What is more the Commonwealth Bank has revealed itself as being the most exposed to class actions with seven cases underway as of November, while ANZ was dealing with seven, and both Westpac and National Australia Bank four each.
Importantly, while ANZ was facing seven actions, only four of those are in Australian jurisdiction and relate to just two issues.
That is the bottom line of evidence provided to the House of Representatives Standing Committee on Economics and, just as importantly, only a few of the class actions relate to provision of financial advice.
Delivering answers to both written questions and questions on notice from the Committee, the four banks detail a total of 20 class actions.
The seven class actions cited by the Commonwealth Bank encompassed two relating to the bank’s alleged anti-money laundering and counter-terrorism breaches, one related to Colonial First State Investments Limited’s superannuation fund trustees duties on cash and deposit options within its superannuation funds, another related to the treatment of Bankwest loans, and yet another related to the transfer of default balances into CFS default products.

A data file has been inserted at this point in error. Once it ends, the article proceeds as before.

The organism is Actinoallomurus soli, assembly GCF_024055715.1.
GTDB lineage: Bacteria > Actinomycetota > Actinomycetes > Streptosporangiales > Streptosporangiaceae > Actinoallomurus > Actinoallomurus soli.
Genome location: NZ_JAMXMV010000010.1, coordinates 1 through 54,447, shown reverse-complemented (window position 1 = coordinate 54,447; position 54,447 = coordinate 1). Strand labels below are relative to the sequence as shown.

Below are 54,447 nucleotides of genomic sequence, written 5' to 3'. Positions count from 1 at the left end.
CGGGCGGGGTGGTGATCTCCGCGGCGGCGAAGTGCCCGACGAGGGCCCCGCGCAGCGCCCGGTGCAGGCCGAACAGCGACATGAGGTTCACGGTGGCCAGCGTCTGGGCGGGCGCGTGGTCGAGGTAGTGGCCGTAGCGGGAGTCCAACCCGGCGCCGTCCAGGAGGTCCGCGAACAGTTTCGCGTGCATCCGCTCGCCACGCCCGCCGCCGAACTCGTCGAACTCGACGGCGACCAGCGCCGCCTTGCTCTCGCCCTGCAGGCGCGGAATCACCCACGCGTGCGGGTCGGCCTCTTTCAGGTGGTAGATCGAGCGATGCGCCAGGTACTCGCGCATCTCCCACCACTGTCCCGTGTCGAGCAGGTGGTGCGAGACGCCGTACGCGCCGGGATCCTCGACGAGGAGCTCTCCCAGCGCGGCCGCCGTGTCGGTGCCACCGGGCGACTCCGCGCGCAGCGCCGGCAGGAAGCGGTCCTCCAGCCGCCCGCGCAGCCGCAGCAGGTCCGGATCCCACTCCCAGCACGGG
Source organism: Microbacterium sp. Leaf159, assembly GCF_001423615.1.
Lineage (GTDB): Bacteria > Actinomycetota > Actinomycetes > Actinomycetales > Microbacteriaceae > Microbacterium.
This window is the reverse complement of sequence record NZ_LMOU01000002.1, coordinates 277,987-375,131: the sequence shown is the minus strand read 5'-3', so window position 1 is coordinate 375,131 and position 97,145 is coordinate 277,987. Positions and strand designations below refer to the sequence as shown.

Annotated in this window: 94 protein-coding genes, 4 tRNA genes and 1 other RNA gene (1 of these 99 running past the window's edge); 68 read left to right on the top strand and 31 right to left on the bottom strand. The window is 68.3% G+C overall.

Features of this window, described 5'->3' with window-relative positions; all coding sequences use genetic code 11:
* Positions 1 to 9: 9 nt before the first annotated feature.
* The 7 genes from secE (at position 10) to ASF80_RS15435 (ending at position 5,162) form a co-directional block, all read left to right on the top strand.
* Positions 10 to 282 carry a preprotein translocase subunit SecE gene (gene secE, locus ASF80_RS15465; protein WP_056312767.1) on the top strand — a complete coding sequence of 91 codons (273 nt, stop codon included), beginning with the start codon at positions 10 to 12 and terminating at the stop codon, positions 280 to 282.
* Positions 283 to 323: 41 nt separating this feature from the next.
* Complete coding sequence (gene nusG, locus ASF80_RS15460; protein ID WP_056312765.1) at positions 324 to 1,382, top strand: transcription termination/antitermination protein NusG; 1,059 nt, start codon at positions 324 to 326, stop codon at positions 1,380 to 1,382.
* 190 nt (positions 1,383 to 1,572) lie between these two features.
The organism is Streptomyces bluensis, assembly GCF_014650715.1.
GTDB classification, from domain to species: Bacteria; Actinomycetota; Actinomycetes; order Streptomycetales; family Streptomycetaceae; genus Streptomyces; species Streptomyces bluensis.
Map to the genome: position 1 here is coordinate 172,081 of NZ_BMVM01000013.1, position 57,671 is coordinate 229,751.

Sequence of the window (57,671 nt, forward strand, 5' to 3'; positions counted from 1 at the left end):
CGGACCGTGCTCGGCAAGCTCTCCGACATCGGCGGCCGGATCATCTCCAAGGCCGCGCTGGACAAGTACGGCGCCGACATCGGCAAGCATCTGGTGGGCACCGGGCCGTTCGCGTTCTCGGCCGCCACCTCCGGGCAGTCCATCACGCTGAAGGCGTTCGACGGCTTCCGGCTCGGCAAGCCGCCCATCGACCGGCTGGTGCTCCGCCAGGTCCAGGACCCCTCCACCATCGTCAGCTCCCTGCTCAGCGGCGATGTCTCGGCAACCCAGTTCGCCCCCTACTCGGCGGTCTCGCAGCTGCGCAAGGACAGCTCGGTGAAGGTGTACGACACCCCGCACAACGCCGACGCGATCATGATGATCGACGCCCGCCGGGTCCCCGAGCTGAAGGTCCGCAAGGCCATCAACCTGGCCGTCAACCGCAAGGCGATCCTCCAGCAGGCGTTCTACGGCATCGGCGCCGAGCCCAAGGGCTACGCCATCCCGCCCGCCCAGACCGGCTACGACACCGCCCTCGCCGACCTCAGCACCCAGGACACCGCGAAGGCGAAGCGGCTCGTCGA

The CBA answer said one class action also related to trustee duties in relation to grandfathered commissions and another was in US jurisdiction and related to manipulating the US Bank Bill Swap Rate.
For its part NAB said it was defending four class actions: “The Consumer Credit Insurance (CCI) class action; the Bank Bill Swap (BBSW) class action in the US; a group action in the UK against NAB and Clydesdale and Yorkshire Bank (CYB) in relation to Tailored Business Loans; and a class action against NULIS in relation to grandfathered commissions”.
Westpac said it was defending four class actions – the BBSW class action, a class action filed in October 2017 on behalf of customers who obtained insurance issued by Westpac Life Insurance Services on the recommendation of Westpac financial advisers, a class action related to responsible lending around mortgages and a class action filed in September, last year relating to BT Funds Management’s BT Super for Life cash investment option.
ANZ said it was facing seven class actions – two related actions alleging breach of contract and unconscionable conduct in relation to lending to 7-Eleven franchisees and two related class actions in relation to fees. The other ANZ actions were in relation to the BBSW, a NZ action relating to transactional services and an action in Guam alleging breach of US legislation in relation to fees on variable home loan lending in American Samoa.